The former Deere & Co. chairman who led the agriculture giant into record profits throughout the 1990s has died.
Hans Becherer passed away Oct. 6 in Colorado, according to family friends.
Deere's current chairman and CEO, Sam Allen, released the following statement Tuesday:
“Hans Becherer led Deere & Company during a time of significant growth and financial success. He is credited with expanding Deere’s international operations, broadening the product portfolio, and strengthening Deere’s global leadership in agriculture.
"He also was a driving force behind extensive revitalization efforts that took place in downtown Moline that began in the 1990s. Hans was respected for his insightful thinking, broad international experience, and dignified manner. He exemplified integrity, responsibility, and trust and was a remarkable leader who helped shape the John Deere we know today.”
Becherer is survived by his wife, Michele; daughter, Vanessa; three grandchildren; his sister, Ruth, who resides in France.
Joe Taylor, head of the Quad-Cities Convention & Visitors Bureau, remembered Becherer Tuesday as a central figure in the redevelopment of Moline's downtown, beginning with Deere's donation of land for The Mark of the Quad-Cities, now iWireless Center, which opened in 1993.
Another key development that brought the downtown back from deep financial struggle was the opening of the John Deere Commons in 1997, which now is one of Illinois' top tourist destinations.
"I remember Mr. Becherer challenging the Quad-Cities, setting the tone for where we focus now as a destination," Taylor said. "He knew today's workforce could be wherever it needed to be.
"During his tenure, there was a whole lot going on in a very positive way."
According to his biography on the Deere & Co. website, Becherer started with the company in 1962 after earning an MBA at Harvard University. He worked in marketing and management in Europe until the 1980s.
He led worldwide Farm Equipment and Consumer Products divisions.
In May 1990, he was elected chairman and CEO of Deere & Co.
Under Becherer's leadership, Deere's lawn and garden sales topped $1 billion for the first time.
His online biography credits Becherer with prominent growth and change in the Quad-Cities, leading up to his retirement in 2000:
"In 1997, Deere & Company began a long-term relationship with the Professional Golfer's Association, providing tournament sponsorship for the annual John Deere Classic. It also became the PGA tour's official golf course equipment supplier, providing equipment for the tour's Tournament Players Club courses.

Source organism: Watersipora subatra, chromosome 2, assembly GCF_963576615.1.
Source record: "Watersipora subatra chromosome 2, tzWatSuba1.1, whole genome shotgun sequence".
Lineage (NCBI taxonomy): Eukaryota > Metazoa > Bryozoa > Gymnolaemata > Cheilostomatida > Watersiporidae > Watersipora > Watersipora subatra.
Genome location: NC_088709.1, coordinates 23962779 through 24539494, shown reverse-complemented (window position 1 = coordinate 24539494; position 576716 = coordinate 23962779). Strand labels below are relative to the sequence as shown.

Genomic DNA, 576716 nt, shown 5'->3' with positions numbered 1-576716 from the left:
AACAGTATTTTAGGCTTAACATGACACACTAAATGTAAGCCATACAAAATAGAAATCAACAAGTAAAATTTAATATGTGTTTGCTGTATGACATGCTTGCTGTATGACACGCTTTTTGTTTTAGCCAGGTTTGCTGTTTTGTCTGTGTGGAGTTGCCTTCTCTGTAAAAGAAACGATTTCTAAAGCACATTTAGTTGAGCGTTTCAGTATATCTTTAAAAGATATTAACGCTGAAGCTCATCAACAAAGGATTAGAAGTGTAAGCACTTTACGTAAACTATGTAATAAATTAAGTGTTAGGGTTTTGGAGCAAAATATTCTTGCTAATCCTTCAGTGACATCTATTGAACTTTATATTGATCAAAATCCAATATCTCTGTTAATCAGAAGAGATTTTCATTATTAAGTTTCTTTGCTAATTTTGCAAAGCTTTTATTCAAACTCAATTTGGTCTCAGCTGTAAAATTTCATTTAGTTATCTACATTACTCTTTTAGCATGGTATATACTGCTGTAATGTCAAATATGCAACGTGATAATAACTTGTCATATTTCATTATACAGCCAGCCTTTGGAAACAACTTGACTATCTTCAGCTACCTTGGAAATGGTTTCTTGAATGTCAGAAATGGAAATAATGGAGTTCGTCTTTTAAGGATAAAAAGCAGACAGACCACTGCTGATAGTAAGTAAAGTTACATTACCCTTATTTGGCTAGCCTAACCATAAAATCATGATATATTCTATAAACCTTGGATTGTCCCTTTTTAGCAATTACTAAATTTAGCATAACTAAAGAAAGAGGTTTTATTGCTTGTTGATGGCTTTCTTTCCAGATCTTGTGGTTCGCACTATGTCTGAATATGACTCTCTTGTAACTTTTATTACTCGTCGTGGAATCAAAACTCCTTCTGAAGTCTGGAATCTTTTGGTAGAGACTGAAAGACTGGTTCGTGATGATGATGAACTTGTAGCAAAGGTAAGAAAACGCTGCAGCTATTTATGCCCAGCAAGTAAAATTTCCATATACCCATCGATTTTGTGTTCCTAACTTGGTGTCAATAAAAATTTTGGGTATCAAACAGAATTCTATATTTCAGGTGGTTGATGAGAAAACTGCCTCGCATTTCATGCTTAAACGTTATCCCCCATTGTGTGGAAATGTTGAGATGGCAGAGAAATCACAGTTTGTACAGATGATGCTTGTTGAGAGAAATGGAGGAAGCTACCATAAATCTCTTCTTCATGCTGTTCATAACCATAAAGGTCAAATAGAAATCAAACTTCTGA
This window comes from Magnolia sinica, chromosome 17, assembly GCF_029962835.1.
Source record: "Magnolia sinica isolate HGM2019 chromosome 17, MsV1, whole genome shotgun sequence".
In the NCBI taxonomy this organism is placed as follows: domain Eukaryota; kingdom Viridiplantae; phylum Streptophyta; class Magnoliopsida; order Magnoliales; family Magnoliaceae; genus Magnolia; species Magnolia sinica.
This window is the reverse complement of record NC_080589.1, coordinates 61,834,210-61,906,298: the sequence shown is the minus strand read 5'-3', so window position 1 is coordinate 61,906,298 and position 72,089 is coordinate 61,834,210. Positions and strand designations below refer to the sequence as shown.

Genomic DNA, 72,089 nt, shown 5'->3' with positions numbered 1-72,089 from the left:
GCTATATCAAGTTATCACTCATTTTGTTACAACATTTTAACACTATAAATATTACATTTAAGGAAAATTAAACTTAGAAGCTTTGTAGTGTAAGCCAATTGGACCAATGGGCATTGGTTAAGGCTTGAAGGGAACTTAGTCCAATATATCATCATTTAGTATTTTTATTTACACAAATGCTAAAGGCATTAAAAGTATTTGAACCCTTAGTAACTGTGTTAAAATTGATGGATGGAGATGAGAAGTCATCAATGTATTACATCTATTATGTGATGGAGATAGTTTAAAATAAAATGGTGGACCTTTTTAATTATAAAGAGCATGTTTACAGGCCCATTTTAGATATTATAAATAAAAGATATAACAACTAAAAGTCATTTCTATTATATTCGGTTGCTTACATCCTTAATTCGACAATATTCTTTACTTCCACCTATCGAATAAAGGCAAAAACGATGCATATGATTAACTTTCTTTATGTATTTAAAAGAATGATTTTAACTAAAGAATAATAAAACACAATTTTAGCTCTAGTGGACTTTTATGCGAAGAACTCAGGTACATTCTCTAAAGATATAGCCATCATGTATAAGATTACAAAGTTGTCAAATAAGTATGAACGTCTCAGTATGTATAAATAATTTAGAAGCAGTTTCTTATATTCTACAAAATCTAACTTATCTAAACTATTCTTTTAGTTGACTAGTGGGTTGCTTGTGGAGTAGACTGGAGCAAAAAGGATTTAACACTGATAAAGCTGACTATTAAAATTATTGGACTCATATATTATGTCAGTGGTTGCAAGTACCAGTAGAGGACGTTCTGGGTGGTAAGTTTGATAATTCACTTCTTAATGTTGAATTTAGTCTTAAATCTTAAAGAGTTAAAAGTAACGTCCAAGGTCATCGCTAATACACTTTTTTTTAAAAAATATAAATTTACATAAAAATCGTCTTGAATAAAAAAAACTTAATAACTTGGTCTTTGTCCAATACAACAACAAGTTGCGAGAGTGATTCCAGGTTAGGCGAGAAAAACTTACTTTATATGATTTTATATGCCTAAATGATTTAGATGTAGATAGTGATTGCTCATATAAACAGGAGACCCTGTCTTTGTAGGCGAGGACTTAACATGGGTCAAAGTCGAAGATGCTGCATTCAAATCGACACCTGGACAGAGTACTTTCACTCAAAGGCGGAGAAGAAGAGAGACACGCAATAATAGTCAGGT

"With the opening of the John Deere Pavilion in Moline, Illinois, in 1997, John Deere became a major player in the area's tourist industry. The Pavilion, with equipment displays and interactive exhibits, is a popular tourist destination.
"In 1999, Deere & Company posted worldwide net sales and revenues of $11.7 billion and net income of $239 million."
On Tuesday, Deere & Co. spokesman Ken Golden provided the following details about Becherer:
• He was a native of Detroit, Michigan.
• He joined Deere in July 1962, following graduation from Trinity College and the Harvard Business School and two years of military service.
• The early part of his career was spent primarily in Europe, where his roles included being territory manager, head of the Swedish sales branch and general manager of John Deere Export in Mannheim.
• In 1973, he returned to Moline as director of export marketing. He would later hold positions as senior vice president of overseas farm machinery and consumer products, then executive vice president with worldwide responsibility for those businesses.
• In 1987, he was named president and chief operating officer, a year after joining the company’s board of directors.
• He succeeded Robert A. Hanson as chief executive officer in September 1989 and assumed the role of chairman the following year. He retired as a Deere employee and board member in 2000.
• As Deere’s seventh chief executive, Becherer led the company during a time of significant growth and financial success.
• Under his leadership, the company expanded its presence in Europe, Asia, and South America and launched sweeping initiatives to improve quality and business processes.
• Becherer stressed the importance of teamwork and the value of multi-functional teams working toward a common goal.
• He also advocated putting a more intense focus on serving customers and accelerating innovation, all under the corporate vision of providing what he called “genuine value.”
• He is credited with expanding Deere’s international operations, broadening the product portfolio, and strengthening its global leadership in farm machinery.
• Deere extended its record of responsible corporate citizenship during Becherer’s tenure. He was a driving force behind the extensive revitalization efforts that took place in Deere’s hometown of Moline starting in the 1990s.
• A prominent figure in business circles, Becherer served on the boards of directors of Schering-Plough, J.P. Morgan Chase and Honeywell International.